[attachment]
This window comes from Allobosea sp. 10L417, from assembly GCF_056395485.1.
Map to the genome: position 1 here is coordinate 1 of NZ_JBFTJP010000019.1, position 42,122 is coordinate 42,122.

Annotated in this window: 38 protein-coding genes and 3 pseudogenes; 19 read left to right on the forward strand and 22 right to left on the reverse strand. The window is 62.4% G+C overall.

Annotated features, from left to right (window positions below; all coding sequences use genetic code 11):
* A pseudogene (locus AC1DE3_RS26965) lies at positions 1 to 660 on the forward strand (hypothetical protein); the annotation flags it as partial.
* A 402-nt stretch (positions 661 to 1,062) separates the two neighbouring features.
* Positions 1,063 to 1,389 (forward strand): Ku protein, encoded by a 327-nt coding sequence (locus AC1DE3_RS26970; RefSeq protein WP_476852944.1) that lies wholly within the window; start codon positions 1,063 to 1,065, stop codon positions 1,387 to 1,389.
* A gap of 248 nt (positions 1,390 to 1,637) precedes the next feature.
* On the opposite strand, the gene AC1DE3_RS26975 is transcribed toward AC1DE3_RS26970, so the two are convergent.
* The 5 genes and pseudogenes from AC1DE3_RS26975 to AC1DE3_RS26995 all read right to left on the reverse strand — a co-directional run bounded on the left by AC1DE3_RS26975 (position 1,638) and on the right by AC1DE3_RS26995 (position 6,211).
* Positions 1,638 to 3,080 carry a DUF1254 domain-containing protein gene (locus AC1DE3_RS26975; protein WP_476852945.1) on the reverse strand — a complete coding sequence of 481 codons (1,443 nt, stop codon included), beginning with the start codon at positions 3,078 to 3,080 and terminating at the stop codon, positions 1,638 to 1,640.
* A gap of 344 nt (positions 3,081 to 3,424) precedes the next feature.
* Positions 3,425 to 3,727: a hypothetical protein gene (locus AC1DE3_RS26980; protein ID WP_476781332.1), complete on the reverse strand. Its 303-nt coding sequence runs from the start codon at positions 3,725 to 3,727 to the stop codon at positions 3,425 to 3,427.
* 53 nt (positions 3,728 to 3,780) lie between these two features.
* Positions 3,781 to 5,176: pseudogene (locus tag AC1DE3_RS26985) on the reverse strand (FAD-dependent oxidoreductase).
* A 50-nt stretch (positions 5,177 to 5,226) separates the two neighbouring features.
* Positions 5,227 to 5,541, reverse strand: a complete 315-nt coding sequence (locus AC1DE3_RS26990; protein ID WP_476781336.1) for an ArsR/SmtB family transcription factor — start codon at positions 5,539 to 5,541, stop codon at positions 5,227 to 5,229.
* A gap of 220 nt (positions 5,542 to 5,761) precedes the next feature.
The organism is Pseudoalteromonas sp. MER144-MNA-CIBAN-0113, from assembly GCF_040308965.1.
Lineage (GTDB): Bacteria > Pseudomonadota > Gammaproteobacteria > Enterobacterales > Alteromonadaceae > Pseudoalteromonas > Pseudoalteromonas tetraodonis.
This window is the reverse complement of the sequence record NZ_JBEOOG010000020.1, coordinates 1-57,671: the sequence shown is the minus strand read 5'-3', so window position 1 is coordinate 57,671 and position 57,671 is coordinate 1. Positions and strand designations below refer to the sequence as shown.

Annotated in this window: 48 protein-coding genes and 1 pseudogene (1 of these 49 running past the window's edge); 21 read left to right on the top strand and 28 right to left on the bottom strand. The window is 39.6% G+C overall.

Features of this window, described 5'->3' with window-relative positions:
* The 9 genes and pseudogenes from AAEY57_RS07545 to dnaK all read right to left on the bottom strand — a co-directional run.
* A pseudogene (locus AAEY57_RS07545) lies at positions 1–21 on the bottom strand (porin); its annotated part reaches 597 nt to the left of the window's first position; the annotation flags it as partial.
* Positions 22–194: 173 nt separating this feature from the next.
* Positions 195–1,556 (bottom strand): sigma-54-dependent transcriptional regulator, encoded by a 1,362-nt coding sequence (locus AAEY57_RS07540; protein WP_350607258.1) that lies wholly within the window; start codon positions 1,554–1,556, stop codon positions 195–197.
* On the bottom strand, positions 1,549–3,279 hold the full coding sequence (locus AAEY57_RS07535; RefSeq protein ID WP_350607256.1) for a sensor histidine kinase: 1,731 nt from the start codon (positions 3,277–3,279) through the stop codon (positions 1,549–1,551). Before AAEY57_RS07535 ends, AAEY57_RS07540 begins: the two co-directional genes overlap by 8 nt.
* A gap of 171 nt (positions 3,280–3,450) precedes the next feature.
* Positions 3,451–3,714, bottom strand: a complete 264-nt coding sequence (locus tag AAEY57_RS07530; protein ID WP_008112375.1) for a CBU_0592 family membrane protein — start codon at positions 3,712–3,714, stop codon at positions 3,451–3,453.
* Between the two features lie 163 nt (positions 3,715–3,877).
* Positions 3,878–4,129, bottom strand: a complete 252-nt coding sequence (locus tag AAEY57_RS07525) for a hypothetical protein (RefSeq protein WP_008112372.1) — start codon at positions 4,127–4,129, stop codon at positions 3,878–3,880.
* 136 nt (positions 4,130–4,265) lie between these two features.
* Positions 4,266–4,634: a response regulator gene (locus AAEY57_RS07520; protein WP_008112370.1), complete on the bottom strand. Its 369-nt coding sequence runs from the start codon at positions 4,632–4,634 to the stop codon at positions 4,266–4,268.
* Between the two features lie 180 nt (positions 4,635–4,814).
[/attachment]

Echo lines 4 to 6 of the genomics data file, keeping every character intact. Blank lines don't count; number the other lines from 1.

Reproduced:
Annotated features, from left to right (window positions below; all coding sequences use genetic code 11):
* A pseudogene (locus AC1DE3_RS26965) lies at positions 1 to 660 on the forward strand (hypothetical protein); the annotation flags it as partial.
* A 402-nt stretch (positions 661 to 1,062) separates the two neighbouring features.